Forwarder’s Liability as a Consignee under Bill of Lading - a Ukrainian Perspective


What is the legal status of a consignee as the person in whose favour a contract of carriage is made? Should it be substantially different if this role is played by a forwarder?

Legal Status of Consignee

It is generally known that contract of carriage of goods is commonly made in favour of a third party - the consignee. Parties in this contract are the shipper, on the one hand, and the carrier - on the other, or the charterer and the shipowner if the contract of carriage includes elements inherent to a lease contract, which is a charterparty. It is this latter type of contract governs the relationship between the parties of the contract of carriage. Whereas bill of lading, as a one-sided document issued by the carrier, whether or not supplementing the charter, defines the status of the consignee, and governs the relationship between the carrier and the consignee of goods.

Thus, bill of lading is a primary transport document, which confirms the existence and content of the contract of carriage of goods and the actual receipt of goods for transportation. By virtue of the real nature of this contract a master’s signature on the document confirms that cargo is received by the carrier, and that between the acceptance of the goods and the signing of the bill of lading no legal facts that would prevent the signing of the bill of lading have taken place. And if the shipper and the consignee is the same person, this does not much change the matter. Still the contract of carriage of goods involves three parties: the carrier (shipowner), the shipper (charterer) and the consignee. This latter is essentially a major creditor in the obligation of the contract of carriage, as the subject of this contract and its main content is the duty of the carrier to deliver the cargo to the port (place) of destination and hand the cargo over to the proper recipient (the consignee).

The modern concept of the contract of carriage of goods contains the idea that the right of the consignee to receive the goods is also accompanied by the consignee’s relevant duties. Thus, to use a classic, there are no rights without responsibilities.

In Ukrainian legislation duties of the consignee are defined in Art. 163 (1), Art. 167, Art. 170 (3) of the Merchant Shipping Code of Ukraine. Thus, the consignee shall receive and take the goods from the port once he has paid all payments due to the carrier, if it had not been done earlier by the shipper or the consignee, including freight and demurrage, and reimburse the costs incurred by the carrier in connection with the goods, and in case of general average - make a general average deposit or to provide appropriate security.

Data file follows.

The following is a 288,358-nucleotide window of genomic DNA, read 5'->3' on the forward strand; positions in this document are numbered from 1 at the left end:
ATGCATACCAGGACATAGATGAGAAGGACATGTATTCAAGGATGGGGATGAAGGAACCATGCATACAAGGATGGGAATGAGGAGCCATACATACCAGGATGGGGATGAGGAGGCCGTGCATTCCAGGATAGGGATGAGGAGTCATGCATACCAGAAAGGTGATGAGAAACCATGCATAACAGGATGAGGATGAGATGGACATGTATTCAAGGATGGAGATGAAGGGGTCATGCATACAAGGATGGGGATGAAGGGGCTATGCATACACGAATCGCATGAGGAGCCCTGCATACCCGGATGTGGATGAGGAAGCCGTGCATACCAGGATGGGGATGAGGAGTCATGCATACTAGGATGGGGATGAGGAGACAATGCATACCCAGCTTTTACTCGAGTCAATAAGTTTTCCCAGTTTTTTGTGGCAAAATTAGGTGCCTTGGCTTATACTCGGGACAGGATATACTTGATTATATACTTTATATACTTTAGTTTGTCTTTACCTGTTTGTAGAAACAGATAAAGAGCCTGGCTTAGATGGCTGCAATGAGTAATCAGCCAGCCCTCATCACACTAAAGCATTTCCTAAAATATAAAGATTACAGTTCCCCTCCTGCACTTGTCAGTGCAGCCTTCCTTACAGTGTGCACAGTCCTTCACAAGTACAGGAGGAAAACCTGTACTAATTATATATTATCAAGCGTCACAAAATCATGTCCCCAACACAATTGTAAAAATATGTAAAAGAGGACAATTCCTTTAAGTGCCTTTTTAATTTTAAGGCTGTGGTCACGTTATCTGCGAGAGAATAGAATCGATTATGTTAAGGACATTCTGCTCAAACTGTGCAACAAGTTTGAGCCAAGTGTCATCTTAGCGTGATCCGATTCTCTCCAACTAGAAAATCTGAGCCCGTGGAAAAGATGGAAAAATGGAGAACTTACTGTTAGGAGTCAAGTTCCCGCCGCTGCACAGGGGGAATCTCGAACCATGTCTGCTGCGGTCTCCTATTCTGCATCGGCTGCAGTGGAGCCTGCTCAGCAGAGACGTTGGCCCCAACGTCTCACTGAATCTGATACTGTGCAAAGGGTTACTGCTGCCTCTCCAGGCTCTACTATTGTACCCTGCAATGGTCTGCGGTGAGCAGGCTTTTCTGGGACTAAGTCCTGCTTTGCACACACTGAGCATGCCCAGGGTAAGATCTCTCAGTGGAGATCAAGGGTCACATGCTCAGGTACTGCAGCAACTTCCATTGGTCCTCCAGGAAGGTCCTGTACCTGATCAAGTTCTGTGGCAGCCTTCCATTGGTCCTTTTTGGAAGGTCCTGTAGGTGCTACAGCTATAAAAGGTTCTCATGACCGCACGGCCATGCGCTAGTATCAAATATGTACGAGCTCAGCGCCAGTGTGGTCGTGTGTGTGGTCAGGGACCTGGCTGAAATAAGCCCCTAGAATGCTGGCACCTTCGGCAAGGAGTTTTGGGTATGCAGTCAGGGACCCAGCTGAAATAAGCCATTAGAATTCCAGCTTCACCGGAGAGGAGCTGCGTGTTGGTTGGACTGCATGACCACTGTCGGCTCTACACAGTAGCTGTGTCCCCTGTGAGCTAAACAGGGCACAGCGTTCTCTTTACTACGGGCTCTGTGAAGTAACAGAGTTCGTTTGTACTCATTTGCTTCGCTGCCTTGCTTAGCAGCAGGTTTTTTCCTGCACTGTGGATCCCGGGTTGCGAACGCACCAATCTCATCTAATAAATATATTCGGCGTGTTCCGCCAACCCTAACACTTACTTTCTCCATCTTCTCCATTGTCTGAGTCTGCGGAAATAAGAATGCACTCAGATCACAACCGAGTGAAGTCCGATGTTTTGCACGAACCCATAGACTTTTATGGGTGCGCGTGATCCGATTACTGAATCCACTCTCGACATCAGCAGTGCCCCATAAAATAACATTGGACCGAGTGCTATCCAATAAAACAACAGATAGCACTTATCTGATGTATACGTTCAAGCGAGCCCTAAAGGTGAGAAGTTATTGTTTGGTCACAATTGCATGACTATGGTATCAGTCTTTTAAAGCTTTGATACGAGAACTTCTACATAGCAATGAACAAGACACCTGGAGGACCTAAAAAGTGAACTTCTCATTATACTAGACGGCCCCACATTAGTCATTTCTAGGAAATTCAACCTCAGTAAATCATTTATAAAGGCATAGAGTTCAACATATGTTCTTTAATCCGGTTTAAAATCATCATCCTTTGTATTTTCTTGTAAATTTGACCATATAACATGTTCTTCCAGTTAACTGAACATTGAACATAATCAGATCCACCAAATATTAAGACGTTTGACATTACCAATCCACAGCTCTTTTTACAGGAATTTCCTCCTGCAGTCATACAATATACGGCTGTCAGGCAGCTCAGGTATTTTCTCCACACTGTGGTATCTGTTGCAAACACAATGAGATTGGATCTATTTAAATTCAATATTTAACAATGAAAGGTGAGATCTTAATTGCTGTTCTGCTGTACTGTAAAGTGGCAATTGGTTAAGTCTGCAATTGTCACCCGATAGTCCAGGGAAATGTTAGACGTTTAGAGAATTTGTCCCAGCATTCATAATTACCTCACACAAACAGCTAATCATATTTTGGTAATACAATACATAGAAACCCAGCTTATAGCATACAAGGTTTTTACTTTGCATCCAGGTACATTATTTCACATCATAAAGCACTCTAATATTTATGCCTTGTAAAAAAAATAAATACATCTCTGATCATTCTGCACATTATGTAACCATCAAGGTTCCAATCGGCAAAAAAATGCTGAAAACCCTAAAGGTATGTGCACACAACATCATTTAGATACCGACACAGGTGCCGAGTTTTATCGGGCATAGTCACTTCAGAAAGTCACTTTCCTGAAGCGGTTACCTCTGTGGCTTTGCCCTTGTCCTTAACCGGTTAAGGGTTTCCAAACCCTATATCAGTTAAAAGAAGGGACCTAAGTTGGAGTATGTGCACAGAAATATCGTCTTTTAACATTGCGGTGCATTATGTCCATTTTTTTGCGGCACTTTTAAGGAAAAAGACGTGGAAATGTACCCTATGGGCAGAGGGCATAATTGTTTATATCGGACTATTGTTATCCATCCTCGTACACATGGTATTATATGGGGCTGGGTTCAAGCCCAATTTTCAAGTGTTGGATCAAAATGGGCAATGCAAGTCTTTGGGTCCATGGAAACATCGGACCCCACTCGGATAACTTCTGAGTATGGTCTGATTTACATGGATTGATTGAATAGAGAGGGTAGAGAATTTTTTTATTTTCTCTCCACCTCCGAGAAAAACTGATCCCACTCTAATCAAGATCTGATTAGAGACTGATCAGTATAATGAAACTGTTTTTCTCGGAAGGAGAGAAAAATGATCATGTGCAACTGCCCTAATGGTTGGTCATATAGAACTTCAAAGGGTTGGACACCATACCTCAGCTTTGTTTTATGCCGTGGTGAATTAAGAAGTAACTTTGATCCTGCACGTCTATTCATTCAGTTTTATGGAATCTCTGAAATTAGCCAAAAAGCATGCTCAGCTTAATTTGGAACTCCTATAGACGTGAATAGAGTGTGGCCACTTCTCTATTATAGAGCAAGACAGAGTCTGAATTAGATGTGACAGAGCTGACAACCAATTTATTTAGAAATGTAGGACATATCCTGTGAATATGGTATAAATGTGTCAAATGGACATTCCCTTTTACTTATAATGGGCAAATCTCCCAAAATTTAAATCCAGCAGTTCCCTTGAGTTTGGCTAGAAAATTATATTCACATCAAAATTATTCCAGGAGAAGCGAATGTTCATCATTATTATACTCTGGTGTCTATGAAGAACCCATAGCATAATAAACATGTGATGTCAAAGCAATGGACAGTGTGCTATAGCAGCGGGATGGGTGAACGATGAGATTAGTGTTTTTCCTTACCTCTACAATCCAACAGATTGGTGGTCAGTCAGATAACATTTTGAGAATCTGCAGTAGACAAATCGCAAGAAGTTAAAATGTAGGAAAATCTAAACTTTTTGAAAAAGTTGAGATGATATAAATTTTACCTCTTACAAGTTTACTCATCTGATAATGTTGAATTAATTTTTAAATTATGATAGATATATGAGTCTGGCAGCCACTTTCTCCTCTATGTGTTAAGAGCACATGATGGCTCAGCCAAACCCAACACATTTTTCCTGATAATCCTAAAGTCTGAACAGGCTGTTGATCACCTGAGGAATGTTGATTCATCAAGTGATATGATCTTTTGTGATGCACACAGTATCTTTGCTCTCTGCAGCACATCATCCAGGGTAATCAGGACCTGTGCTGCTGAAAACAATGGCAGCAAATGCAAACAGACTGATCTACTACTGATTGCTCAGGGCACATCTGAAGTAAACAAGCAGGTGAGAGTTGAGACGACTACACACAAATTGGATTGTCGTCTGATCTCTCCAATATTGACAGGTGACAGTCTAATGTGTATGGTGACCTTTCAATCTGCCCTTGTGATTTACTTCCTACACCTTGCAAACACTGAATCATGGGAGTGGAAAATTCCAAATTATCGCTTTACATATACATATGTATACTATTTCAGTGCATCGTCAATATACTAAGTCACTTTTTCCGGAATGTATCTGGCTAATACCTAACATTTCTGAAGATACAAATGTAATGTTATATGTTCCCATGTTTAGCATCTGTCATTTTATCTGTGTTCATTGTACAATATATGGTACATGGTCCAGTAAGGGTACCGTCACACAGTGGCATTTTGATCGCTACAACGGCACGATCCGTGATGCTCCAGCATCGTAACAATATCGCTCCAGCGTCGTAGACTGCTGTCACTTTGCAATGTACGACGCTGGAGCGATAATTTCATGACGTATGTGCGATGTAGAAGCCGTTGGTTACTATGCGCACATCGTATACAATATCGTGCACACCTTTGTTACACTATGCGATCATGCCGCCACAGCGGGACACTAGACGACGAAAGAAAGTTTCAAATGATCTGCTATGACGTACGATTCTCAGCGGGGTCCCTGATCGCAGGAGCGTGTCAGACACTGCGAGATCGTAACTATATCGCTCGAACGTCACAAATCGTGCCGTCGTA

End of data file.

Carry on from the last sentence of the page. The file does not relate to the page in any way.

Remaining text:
So it turns out that under contract of carriage a consignee not only becomes a creditor, but may well be the debtor. That\'s the theory. In practice, the collection of debts from the consignee, especially if it is a freight forwarder is a rare event in court practice in Ukraine.

Practice makes Positive (Court Case from our Practice)

The carrier delivered cargo to the Ukrainian port in two containers under two bills of lading. Both bills of lading indicated a forwarding company as the consignee in the relevant boxes. The forwarder – consignee failed to receive the cargo in due time. So the carrier was forced to place the goods in containers for storage in the port. This entailed considerable amounts accrued for storage of the containers at the warehouse, as well as demurrage and detention. Relevant invoices were issued to the forwarder. Finally, the forwarder, using credit terms under his contract with the carrier, had taken the goods out of the port.

Afterwards the forwarder refused to pay against the carriers’ invoices pretending to be the formal consignee, not an actual cargo owner - buyer under the contract of sale. Further argument was that the containers were released on the basis of the handling order, which served only as an internal port document. The carrier’s claim was not responded by the forwarder and the carrier had to go to court. By the decision of the Economic Court of First Instance, upheld by the Economic court of appeal, the carrier’s claim had been completely satisfied. Besides the mentioned costs, the forwarder had to pay court costs plus 3% per annum.

Thus, the Court held that the status of a freight forwarder does not contradict his role of a receiver under the contract of carriage of goods. As the consignee has the obligations arising from the contract of carriage, he must be held liable for violations of these duties. A freight forwarder, acting on his own behalf as a contractual receiver of the goods is liable for failure to perform his duties as a consignee under related Bill of Lading.

So in this case the court confirmed our long-held assumption that the right of a consignee to receive goods corresponding to a carrier’s obligation to deliver the goods is also accompanied by the consignee’s relevant duties, irrespective of any other characteristics of the consignee’s legal status. Once the consignee claimed the goods he acquires all the rights and obligations of the merchant under corresponding Bill of Lading.

Original article on forwarderlaw.com

Author: Alexander Chebotarenko